One of the most commonly overlooked items I see in client’s estate plans and during probate administrations is retirement accounts and their beneficiary designations. I think this has to do with the cumbersome nature of updating beneficiary designations. You call the plan administrator or custodian who sends you paperwork with tiny print and all sorts of rules. These forms go straight to the “must do” pile and gather dust. Also, typical beneficiary designation forms are a bit like a Twitter post – you are allowed only a few characters to get your point across and sometimes your point requires more than two lines. And then, whom should you name? Many clients also have multiple retirement accounts, some from past employers, one from their current employer, a Roth IRA they opened a while back.
Retirement accounts have a lot of complexity, exceptions, and rules. They are built by the tax code, after all. Nevertheless, here are a few tips, ideas, pitfalls, and miscellaneous thoughts to get you or your client thinking about retirement accounts, beneficiary designations, and estate planning . . .
The “stretch” is retirement account lingo for extending the life of a retirement account and its tax benefits beyond the lifetime of its original owner. (Note: A recent post by Chris Revak discussed the possible end of stretch IRAs.)
Do not name your estate as beneficiary.
If your estate inherits a Roth IRA, all of the great tax benefits available to your heirs are likely out the window. When the estate is the beneficiary of a Roth, the funds must be withdrawn within five years and thus cannot continue to grow tax-free. For a traditional IRA, naming the estate as the beneficiary means that the funds must be withdrawn within five years, unless the owner was age 70.5 or greater, in which case the withdrawal rate is based on the owner’s age (the IRS has a formula for this).
Consider naming your spouse, then your kids, then your grandkids.
A spouse has a great deal of flexibility with IRA and Roth IRA withdrawals. Likewise, a young spouse who inherits an IRA has a longer period of time than an older spouse to stretch out the mandatory distributions. Additionally, a spouse may have the option to “roll” the inherited IRA into his or her own retirement account. Someone who is 25, for example, has many years over which to take modest distributions, while building a nice nest egg of their own. If you name beneficiaries in generational order of oldest to youngest, the older generation has the ability to disclaim the asset, leaving it to a younger family member who can maximize the tax benefits of the retirement asset. If you only named your spouse and no contingent beneficiaries, then this disclaimer option is not available after your death. Likewise, if your spouse or primary beneficiary predeceases you, and there is no backup, then the asset will likely pass to your estate. Naming multiple beneficiaries gives your heirs flexibility and provides a back up plan, just in case. Jen Santini wrote two articles on inherited retirement accounts, one for spouse beneficiaries and one for non-spouse beneficiaries.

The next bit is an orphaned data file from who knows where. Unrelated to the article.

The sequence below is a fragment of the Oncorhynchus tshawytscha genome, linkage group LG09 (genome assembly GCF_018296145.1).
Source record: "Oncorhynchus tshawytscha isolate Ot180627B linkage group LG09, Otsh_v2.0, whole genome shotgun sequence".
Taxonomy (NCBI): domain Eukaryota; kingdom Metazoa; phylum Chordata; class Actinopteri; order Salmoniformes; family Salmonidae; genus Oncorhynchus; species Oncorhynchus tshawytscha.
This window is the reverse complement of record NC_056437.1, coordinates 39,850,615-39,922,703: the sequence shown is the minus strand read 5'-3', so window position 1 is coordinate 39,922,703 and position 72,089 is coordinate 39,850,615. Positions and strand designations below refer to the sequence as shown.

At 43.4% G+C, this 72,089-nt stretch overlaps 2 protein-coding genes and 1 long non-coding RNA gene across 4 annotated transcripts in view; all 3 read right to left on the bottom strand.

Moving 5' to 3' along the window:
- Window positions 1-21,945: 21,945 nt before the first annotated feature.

Name a Trust as beneficiary.
If you think your spouse or children might cash out the account no matter what the tax advantages are (and lose the opportunity to “roll over” or “stretch”), it is possible to name a Trust as the beneficiary of a retirement account. This is a particularly good idea if the beneficiary is a minor. You should note, however, that this cannot be just any Trust. The IRS has specific criteria for what qualifies as a “designated beneficiary” for retirement accounts. If you have a Trust in place already, a lawyer would need to review it against the IRS’s criteria in order to determine whether it qualifies. If you intend to use a Trust as a beneficiary of an IRA or other retirement account, be sure that it has been drafted with that purpose in mind.
Review, update, and repeat periodically!
It’s a good practice to keep copies of your beneficiary designations with your other estate planning documents and to review them periodically.
Custom Beneficiary Designations.
It is my standard practice to include a beneficiary designation form for all of my estate planning clients. This spells out the beneficiary designation wording that is in accord with the client’s estate plan. Some custodians will take custom beneficiary designation as an attachment or addendum to their standard form. This is sometimes easier than fitting everything into two lines on a form.
For more information on retirement accounts and estate planning, I would highly recommend the following books . . .
For professionals in estate planning and financial planning, the book to read is Natalie B. Choate’s “Life and Death Planning for Retirement Benefits.” For non-professionals concerned with estate planning, a really great book is Deborah L. Jacobs’ “Estate Planning Smarts: A Practical, User-Friendly, Action-Oriented Guide.”